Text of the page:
While some of the constitutive properties of quantum mechanics, such as the discreteness of states, are already utilized in today’s information technology devices, others, most notably coherence and entanglement, are not yet exploited broadly. But these are the features of quantum mechanics that are profoundly different from classical physics, i.e. show a high level of “quantumness” and therefore have the highest potential to lead to disruptive technologies. Recently, the scientific community has started their technological utilization for information technology, and because the implications that emerge are so momentous, this is often referred to as the second quantum revolution (Jonathan P. Dowling and Gerard J. Milburn, Quantum Technology: The second quantum revolution).
In course of the second quantum revolution we will learn to exploit quantum state superposition, coherence and entanglement to develop new ground-breaking information technologies, specifically quantum computing, quantum communication, and quantum sensing.
Since the first quantum revolution, scientists have known the rules of quantum mechanics and have built devices that followed these rules, leading to inventions such as the laser and the transistor. In contrast, in the new quantum technologies the system behaviour of complex quantum mechanical systems is engineered for a given purpose. Quantum technology thus allows us to wilfully organise and control the components of a complex system that is governed by the laws of quantum physics, thereby fully exploiting the quantum nature of the underlying states. These might by highly unnatural coherent or entangled quantum states of our own design that most probably exist nowhere else in the universe. These new man-made quantum states have novel properties of sensitivity and nonlocal correlation that have wide applications to the development of computers, communications systems, sensors and compact metrological devices.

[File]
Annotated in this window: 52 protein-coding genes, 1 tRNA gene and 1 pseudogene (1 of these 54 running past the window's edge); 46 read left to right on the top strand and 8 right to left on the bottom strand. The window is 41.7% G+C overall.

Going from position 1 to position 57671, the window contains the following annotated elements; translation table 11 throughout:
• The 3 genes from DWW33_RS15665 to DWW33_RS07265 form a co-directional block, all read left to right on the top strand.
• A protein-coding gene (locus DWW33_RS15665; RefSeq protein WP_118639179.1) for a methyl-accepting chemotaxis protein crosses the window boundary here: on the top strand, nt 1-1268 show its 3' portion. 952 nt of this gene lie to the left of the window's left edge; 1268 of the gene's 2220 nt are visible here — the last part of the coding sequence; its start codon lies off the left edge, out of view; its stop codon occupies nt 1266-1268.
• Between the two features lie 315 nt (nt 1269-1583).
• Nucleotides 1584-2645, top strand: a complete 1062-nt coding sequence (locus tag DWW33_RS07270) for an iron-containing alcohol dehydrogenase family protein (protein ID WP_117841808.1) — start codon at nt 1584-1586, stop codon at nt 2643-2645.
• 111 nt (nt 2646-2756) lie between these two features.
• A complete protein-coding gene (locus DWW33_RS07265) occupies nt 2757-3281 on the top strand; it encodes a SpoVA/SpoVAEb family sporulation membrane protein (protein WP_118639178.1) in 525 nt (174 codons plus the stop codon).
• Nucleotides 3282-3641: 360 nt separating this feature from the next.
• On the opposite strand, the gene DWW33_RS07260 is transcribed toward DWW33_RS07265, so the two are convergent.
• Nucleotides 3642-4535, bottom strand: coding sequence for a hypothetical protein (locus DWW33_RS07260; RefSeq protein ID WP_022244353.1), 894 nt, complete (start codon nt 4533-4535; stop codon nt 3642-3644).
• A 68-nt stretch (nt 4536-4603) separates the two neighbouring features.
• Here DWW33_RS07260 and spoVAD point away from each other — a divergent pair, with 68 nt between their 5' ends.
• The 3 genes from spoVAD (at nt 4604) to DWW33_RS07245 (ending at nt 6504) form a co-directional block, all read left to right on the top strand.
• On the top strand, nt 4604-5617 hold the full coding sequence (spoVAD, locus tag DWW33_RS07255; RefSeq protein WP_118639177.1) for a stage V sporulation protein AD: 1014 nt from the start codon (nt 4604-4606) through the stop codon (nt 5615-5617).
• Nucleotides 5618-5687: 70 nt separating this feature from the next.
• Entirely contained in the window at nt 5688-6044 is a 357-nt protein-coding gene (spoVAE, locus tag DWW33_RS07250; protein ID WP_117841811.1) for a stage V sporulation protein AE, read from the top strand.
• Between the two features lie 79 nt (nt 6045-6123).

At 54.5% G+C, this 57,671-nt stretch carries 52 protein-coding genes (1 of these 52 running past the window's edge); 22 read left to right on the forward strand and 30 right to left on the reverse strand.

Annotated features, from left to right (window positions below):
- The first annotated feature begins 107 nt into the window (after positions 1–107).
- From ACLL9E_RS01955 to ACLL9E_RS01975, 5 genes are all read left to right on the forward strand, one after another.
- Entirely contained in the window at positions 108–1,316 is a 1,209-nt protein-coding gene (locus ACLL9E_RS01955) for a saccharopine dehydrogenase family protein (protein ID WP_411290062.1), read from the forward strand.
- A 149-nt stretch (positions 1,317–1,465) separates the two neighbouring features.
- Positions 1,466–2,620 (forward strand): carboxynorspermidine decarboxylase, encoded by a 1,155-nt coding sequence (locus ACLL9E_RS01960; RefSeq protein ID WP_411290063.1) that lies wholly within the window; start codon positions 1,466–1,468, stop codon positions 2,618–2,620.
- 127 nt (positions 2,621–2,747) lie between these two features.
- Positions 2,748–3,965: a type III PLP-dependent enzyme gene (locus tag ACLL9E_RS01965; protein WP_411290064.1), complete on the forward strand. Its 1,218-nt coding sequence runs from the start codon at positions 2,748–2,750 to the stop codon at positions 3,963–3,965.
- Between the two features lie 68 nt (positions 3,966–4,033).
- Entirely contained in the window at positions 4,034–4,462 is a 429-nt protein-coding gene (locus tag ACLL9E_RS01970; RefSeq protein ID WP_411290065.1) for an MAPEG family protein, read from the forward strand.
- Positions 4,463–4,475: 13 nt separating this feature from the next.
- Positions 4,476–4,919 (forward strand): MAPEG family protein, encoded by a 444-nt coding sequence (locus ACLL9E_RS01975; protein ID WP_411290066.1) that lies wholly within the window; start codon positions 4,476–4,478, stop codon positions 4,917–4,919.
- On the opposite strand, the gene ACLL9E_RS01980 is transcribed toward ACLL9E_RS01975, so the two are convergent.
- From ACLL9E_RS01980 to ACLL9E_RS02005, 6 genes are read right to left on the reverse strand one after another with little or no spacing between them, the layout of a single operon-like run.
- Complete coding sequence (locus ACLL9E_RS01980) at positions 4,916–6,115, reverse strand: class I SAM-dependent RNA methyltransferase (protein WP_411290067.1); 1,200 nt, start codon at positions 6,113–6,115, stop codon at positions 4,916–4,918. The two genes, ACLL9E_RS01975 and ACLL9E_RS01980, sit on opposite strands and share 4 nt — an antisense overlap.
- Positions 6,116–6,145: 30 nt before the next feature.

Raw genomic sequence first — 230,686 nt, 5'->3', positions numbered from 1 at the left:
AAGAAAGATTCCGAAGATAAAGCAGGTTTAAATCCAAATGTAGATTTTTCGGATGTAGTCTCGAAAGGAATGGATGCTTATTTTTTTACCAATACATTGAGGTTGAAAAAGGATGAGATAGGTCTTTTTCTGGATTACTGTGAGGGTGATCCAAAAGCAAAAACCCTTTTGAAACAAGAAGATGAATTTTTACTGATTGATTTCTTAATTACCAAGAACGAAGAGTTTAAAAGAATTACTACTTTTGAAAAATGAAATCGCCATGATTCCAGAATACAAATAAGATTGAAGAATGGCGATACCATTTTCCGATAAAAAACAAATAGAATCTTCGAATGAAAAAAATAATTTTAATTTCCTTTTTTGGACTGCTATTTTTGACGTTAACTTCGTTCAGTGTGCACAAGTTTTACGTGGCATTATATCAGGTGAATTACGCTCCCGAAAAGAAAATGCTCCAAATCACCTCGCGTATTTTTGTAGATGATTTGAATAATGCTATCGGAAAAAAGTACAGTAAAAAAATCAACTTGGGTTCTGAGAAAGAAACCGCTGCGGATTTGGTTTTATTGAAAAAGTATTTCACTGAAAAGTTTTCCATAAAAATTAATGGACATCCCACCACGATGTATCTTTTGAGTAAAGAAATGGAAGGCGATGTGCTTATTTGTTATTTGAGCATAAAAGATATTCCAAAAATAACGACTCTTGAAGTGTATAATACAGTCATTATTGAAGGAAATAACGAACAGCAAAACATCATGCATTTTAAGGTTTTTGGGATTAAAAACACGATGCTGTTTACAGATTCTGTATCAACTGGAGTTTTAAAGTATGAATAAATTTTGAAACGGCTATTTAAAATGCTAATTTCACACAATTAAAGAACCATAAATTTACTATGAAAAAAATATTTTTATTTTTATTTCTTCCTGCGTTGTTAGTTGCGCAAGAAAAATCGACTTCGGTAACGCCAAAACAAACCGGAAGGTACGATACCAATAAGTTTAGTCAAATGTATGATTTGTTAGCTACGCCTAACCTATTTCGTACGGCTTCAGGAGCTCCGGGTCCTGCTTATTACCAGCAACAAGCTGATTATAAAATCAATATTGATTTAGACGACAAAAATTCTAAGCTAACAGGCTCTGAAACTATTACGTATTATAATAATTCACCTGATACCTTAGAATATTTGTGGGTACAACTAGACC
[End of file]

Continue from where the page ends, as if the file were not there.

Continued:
Thus, although quantum mechanics as a science has matured long time ago, quantum engineering as a technology is now emerging in its own right. However, in spite of being technologies, quantum technologies remain so close to the core of modern physics that for many years to come research towards quantum technologies will require the perfection, and in some cases even the first-ever performance, of fundamental experiments in quantum physics. This is true in the fields of quantum materials and, especially, quantum nanoscience.
Some of the approaches to quantum technology use highly artificial systems of matter such as ultracold atoms or ions in traps, or even photons. Other approaches are based on condensed matter, i.e., the relevant quantum states exist in materials. Many of the materials that are relevant for quantum technology are commonly referred to as quantum materials – materials with emergent phenomena arising from electron-correlation and/or non-trivial topologies of their wave functions. Strong correlation of the electron leads to the emergence of conceptually new quantum states, and non-trivial topologies of the wave functions can guarantee the exceptional stability of such states. Evidently, both properties, especially in combination, are very interesting when it comes to tailoring functionalities for quantum technology.